|Publication number||US5982819 A|
|Application number||US 08/717,594|
|Publication date||Nov 9, 1999|
|Filing date||Sep 23, 1996|
|Priority date||Sep 23, 1996|
|Publication number||08717594, 717594, US 5982819 A, US 5982819A, US-A-5982819, US5982819 A, US5982819A|
|Inventors||James E. Womack, John B. Gehman, E. Martin Hermesch, Steven J. Goldberg|
|Original Assignee||Motorola, Inc.|
|Export Citation||BiBTeX, EndNote, RefMan|
|Patent Citations (6), Non-Patent Citations (2), Referenced by (119), Classifications (11), Legal Events (8)|
|External Links: USPTO, USPTO Assignment, Espacenet|
This invention relates to messaging systems, and more particularly to a modulation format adaptive messaging receiver that receives messages in such systems employing a variety of different modulation formats.
Messaging systems are ordinarily designed to operate with a given modulation format. Personal messaging units (PMU's) or subscriber units that operate on the messaging system are designed to operate with this given modulation format. Very often a second, even neighboring, messaging system including it's corresponding PMUs will operate with or on a different modulation format. Because of the distinct modulation formats PMUs from these two systems will not be able interoperate on either system or operate on the neighboring system.
One solution that has been proposed is the adoption of an open architecture modulation format and protocol. If this were adopted by all messaging systems PMUs could interoperate on any system, subject to certain administrative formalities. Thus one open architecture modulation format could be utilized for all regional based messaging systems or effectively one wide area messaging systems. Various reasons such as the fast and ever changing user needs and telecommunications technology necessitating more capable modulation formats or the need to grandfather or accommodate existing formats have resulted in many practical obstacles to the wide scale success of standard modulation formats.
Additionally the advent of two-way messaging systems employing a forward or "outbound" radio frequency channel for message delivery to the PMU's or subscriber units and a reverse or "in-bound" channel for acknowledgments or the like has created even greater opportunity, if not necessity, for modulation format differences. The modulation formats may vary, justifiably, between forward and reverse channels or between data, voice, video or a combination of such messaging services.
In addition, some system operators have one way systems and were unable to obtain licenses for an inbound frequency that would allow them to offer two way services. These operators are driven to provide two way services, such as delivery guarantees and the like, using spectrum for the inbound channel from common spectrum allocations such as the ISM band of frequencies. The ISM band has been authorized by the Federal Communications Commission for general use so long as certain rules, such as power level limits, are followed and proscribed modulation formats are followed. Similar spectral authorizations are available in many other countries.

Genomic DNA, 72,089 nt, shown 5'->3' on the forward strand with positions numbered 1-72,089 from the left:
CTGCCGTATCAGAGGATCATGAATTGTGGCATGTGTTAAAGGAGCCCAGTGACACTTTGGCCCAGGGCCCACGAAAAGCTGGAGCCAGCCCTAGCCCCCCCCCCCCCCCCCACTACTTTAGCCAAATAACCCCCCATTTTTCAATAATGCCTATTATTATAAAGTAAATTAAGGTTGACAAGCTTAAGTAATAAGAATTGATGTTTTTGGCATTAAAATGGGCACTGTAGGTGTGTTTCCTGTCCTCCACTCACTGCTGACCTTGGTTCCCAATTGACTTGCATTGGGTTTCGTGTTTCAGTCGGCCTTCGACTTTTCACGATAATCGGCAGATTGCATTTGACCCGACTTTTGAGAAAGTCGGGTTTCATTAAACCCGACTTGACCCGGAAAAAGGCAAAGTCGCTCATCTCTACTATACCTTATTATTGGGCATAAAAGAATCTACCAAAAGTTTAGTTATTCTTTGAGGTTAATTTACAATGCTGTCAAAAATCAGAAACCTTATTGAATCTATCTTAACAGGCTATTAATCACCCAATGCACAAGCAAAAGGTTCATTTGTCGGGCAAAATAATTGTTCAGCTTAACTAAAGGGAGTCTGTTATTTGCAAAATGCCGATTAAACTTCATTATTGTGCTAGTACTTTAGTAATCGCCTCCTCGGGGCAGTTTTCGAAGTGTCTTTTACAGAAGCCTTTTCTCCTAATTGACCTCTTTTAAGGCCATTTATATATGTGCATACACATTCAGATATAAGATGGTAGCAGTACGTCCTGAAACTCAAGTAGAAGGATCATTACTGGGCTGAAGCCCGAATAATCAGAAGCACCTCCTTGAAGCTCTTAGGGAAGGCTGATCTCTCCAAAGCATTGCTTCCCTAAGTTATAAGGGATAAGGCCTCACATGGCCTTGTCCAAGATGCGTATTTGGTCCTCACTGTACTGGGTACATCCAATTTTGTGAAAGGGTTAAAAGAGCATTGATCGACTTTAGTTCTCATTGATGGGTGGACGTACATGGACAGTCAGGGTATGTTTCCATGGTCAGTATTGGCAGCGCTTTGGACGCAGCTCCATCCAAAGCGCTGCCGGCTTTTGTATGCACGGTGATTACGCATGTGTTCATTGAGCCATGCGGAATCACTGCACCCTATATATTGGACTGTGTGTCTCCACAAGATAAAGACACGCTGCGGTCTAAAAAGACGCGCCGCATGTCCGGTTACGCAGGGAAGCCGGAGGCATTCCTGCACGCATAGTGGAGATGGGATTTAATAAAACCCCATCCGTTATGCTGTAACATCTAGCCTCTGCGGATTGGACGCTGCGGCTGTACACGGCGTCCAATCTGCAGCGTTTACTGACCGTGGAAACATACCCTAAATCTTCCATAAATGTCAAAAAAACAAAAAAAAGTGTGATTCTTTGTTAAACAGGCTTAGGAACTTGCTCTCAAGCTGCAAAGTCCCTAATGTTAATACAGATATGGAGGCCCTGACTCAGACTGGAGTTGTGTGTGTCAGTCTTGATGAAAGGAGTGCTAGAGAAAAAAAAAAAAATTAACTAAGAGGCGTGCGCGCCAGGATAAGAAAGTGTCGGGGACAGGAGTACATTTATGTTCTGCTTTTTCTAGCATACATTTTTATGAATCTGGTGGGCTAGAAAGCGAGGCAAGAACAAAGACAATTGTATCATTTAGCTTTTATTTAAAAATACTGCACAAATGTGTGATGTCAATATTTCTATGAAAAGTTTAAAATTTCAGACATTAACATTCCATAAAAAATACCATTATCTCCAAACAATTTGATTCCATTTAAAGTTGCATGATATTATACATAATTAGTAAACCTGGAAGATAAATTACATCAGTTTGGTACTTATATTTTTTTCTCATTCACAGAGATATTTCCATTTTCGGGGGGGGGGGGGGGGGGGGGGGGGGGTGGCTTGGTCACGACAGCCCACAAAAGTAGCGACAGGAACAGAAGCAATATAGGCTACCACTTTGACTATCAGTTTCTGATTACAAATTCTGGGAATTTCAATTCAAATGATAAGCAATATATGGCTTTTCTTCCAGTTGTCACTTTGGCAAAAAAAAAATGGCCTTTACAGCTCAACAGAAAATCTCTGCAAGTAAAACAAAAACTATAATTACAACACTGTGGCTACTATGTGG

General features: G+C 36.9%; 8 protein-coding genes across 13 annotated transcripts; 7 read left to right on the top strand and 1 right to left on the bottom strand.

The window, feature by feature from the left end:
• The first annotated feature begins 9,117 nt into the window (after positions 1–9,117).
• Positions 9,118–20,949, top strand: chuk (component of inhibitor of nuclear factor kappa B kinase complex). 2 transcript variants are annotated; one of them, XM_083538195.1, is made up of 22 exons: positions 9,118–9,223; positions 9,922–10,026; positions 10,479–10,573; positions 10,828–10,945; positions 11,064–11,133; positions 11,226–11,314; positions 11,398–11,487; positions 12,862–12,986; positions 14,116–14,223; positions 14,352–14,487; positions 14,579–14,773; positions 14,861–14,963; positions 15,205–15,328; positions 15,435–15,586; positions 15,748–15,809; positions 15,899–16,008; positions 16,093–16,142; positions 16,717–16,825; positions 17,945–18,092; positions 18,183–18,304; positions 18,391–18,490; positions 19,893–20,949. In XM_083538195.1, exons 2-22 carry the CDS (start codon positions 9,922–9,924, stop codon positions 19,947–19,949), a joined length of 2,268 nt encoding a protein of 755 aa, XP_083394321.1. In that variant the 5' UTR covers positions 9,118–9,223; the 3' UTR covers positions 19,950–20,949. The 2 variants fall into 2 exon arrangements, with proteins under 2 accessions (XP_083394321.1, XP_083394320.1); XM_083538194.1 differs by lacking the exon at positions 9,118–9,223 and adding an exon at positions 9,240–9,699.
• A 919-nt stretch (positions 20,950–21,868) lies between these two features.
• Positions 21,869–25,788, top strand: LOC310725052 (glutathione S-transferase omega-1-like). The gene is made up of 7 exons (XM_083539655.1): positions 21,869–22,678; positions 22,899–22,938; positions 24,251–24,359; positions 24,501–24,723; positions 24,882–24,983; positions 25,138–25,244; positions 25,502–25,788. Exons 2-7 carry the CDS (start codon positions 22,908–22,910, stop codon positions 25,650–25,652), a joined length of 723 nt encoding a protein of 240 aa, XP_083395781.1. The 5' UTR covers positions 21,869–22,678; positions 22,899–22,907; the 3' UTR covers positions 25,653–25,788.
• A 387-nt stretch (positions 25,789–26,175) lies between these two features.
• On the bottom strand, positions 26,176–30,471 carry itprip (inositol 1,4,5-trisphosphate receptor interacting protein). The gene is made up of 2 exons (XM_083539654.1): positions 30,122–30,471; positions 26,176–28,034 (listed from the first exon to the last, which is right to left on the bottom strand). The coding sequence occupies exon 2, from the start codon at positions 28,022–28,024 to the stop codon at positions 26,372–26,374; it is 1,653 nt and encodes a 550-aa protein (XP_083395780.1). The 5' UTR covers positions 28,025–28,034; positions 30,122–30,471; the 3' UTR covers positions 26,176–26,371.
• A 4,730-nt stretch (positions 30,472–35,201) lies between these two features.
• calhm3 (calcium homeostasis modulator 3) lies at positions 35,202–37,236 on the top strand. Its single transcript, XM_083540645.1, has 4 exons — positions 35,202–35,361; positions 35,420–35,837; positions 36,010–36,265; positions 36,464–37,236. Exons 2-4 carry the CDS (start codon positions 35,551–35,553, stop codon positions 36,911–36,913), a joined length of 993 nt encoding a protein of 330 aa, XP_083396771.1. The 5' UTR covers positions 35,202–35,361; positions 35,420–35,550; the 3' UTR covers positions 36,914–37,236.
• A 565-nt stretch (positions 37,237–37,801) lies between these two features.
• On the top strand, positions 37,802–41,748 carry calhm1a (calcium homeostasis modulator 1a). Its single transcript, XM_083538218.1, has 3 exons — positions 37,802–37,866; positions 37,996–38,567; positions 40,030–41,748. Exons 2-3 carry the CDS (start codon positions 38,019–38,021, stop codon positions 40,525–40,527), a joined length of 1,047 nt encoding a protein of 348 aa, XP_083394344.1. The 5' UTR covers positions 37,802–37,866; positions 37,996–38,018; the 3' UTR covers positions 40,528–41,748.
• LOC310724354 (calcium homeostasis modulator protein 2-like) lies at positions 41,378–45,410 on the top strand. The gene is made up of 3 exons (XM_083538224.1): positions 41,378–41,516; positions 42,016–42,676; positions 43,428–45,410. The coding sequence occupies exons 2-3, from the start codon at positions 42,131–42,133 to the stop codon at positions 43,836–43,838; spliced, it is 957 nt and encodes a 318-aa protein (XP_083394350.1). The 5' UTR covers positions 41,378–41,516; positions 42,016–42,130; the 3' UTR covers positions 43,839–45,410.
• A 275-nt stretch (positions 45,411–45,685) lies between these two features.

At the same time the greater mobility of the general population virtually mandates that a given PMU operate on a plurality of messaging systems and this trend seems to be growing. Clearly a need exists for a messaging system and receiver that is adaptable to varying modulation formats and corresponding methods of so adapting.
The features of the present invention that are believed to be novel are set forth with particularity in the appended claims. However, the invention together with further advantages thereof, may best be understood by reference to the accompanying drawings wherein:
FIG. 1 depicts in exemplary form, a messaging system in accordance with the present invention;
FIG. 2 depicts a channel protocol snipet suitable for use in the FIG. 1 system;
FIG. 3 depicts an example of an allocation of signal processing resources; and
FIG. 4 depicts a preferred block diagram of a messaging receiver in accordance with the present invention;
FIG. 5 depicts a flowchart of a preferred method of operation of the FIG. 3 messaging receiver; and
FIG. 6 depicts in representative form a memory map including software routines utilized for demodulating distinct modulation formats stored in a memory of the FIG. 4 messaging receiver.
Referring now to FIG. 1, a selective messaging system (100) arranged to provide selective messaging service to a plurality of service areas including service areas (121, 122) is shown together with a plurality of PMUs (113). The system has a forward or outbound radio channel 103, preferably in the 928 to 945 MHz band and a reverse or inbound radio frequency channel 105 within the 901-902 MHz or 902-928 MHz ISM band. The reverse channel 105 preferably, and forward channel conceptually, may employ multiple modulation formats such as frequency shift keyed (FSK), Phase shift keyed (PSK), frequency hopped spread spectrum (FHSS), direct sequence spread spectrum (DSSS), various forms of amplitude modulation, etc. The PMUs (113) are preferably arranged and constructed to receive a common modulation format, such as an FSK format on the forward channel, although the inventive principles are equally applicable to a forward channel employing multiple modulation formats. The PMUs are further arranged to transmit one of the plurality of modulation formats on the reverse channel.